A more practical solution to the challenge of managing adrenal insufficiency is the formulation of an oral delayed, timed-dependent release hydrocortisone preparation that would release the drug 6 h after administration when there is a reduction in cortisol levels and mimic the physiological cortisol rhythm. This preparation would ensure compliance of patients to therapy. The chronodelivery formulation approach adopted would involve the preparation of an oral delayed release, colon targeted hydrocortisone product. This product would comprise a drug matrix containing CPH pectin coated with pH-dependent and time-dependent polymers to achieve time control, site specificity acid resistance . Pectins as naturally occurring polysaccharides, hydrate, gel, and swell in aqueous media and have been employed in numerous delayed, modified release, colon-specific, and chronotherapeutic drug formulations [18-22].
CPHs are the empty, environmental waste, pod shells which remain after the recovery of cocoa (Theobroma cacao) beans from cocoa fruit. CPHs constitute about 52-76% of the cocoa fruit and are a rich source of pectin [23-25]. Although considerable research has been devoted to the applications of pectins from commercial sources in modified and colonic drug delivery, little attention has been paid to pectins from Theobroma cacao pod husk. In the current study, we investigate the in vitro potential of CPH pectin as a carrier for the chronodelivery of hydrocortisone intended for the management of adrenal insufficiency.
2. Materials and Methods
2.1. Materials. Micronised hydrocortisone ~50 um, dibutyl phthalate, and acetone were obtained from Sigma Aldrich, USA. Eudragit S 100, sodium hydroxide and 0.1 N HCl were obtained from Fischer Scientific, USA. Polyethylene glycol 400 (PEG 400), talc, and magnesium stearate were obtained from Fischer Scientific, UK. Microcrystalline cellulose (Avicel[R] PH 101), sodium starch glycolate (Explotab[R]), dibasic calcium phosphate (Emcompress[R]), and hydroxypropylmethyl cellulose (Methocel[R] E50) were kind gifts from Colorcon, USA. Isopropyl alcohol (Contec[R] sterile 70% isopropanol) was purchased from Contec Inc., USA. All other chemicals used were of analytical grade. Fresh CPHs were obtained from ripe Theobroma cacao L. (family: Sterculiaceae) fruits harvested from an experimental plantation of the Cocoa Research Institute of Ghana (CRIG), Tafo. Pectin was extracted from the CPHs at ~50[degrees]C with hot water (HWSP) and 4%w/v hot aqueous citric acid (CASP) as reported elsewhere [23, 25]. The CPH pectins with a degree of esterification of 26.8% were freeze-dried (120 mbar at -41[degrees]C) and stored in aluminium foils in a desiccant at -4[degrees]C until used.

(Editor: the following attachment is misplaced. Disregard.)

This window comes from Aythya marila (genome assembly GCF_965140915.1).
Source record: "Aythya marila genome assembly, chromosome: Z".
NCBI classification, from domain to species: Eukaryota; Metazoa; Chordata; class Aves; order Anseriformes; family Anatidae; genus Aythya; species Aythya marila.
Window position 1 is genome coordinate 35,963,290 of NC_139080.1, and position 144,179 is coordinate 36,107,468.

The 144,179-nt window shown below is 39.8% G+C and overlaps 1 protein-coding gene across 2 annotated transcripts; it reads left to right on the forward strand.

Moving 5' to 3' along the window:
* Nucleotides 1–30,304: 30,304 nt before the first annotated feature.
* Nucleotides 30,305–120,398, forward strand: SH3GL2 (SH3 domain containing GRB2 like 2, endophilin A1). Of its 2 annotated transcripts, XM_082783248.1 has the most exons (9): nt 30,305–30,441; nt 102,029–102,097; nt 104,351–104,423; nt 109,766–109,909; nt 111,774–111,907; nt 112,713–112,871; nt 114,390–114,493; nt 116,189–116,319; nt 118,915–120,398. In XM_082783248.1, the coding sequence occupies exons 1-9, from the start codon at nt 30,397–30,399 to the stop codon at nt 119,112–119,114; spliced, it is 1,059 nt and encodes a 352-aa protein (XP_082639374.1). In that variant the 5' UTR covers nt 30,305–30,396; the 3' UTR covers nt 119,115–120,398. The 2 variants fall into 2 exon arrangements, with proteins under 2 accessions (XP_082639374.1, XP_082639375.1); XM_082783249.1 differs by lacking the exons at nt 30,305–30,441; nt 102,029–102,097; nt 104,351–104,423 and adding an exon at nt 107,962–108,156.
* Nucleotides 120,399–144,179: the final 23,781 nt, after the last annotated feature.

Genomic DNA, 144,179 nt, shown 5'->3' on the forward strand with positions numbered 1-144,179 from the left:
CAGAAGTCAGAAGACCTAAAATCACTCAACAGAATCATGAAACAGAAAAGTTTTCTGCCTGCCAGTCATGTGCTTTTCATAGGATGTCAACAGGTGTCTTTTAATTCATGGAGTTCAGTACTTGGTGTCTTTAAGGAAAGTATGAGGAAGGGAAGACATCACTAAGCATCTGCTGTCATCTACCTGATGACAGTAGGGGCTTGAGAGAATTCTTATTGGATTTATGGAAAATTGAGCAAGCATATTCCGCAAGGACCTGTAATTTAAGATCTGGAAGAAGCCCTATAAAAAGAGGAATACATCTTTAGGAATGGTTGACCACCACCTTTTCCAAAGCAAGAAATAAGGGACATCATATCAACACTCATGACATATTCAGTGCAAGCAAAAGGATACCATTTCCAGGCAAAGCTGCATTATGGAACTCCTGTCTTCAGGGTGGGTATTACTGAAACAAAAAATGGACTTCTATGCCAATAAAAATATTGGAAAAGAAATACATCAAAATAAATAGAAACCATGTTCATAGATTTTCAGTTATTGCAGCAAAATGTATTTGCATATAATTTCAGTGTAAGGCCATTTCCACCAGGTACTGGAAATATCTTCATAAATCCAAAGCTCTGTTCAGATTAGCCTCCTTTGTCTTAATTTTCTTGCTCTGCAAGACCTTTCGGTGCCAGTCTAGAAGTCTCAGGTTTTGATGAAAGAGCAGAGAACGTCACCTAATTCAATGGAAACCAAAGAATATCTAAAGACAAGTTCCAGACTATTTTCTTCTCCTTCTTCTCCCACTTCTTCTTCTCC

2.2. FTIR Drug-Excipient Compatibility Studies. Drug-excipient compatibility was evaluated with a Bruker FTIR spectrophotometer (Jos Hansen & Soehne GmbH, Hamburg, Germany) operating on Platinum ATR to obtain FTIR spectra in a wavelength range of 4000-400 [cm.sup.-1] at 4 [cm.sup.-1] resolution. The spectra for pure hydrocortisone, HWSP, CASP, and physical mixtures of hydrocortisone in HWSP (0.5: 1) and hydrocortisone in CASP (0.5: 1) were evaluated. The spectra for hydrocortisone, HWSP, or CASP and the physical mixtures of hydrocortisone and the CPH pectins were superimposed and the similarities and differences in the spectra were determined.
2.3. Chemometric Analysis of FTIR Spectra. Chemometric analysis of the FTIR spectra was conducted with the use of Unscrambler[R] X software (CAMO Scientific, Norway). The FTIR spectra were subjected to data pretreatment such as multiplicative scatter correction and baseline correction to remove much of the variation in the spectra due to noise from the instrument. Savitzky-Golay second derivative with 45 smoothing points of the spectra revealed most of the variation in the spectra. Principal component analysis (PCA) was performed on pretreated second derivative spectra of selected wavelength range by using three PCs and cross-validation, with Hotellin T2 outlier determination at 95% confidence interval. Hierarchical complete linkage cluster analysis with squared Euclidean distance was also conducted on pretreated second derivative spectra.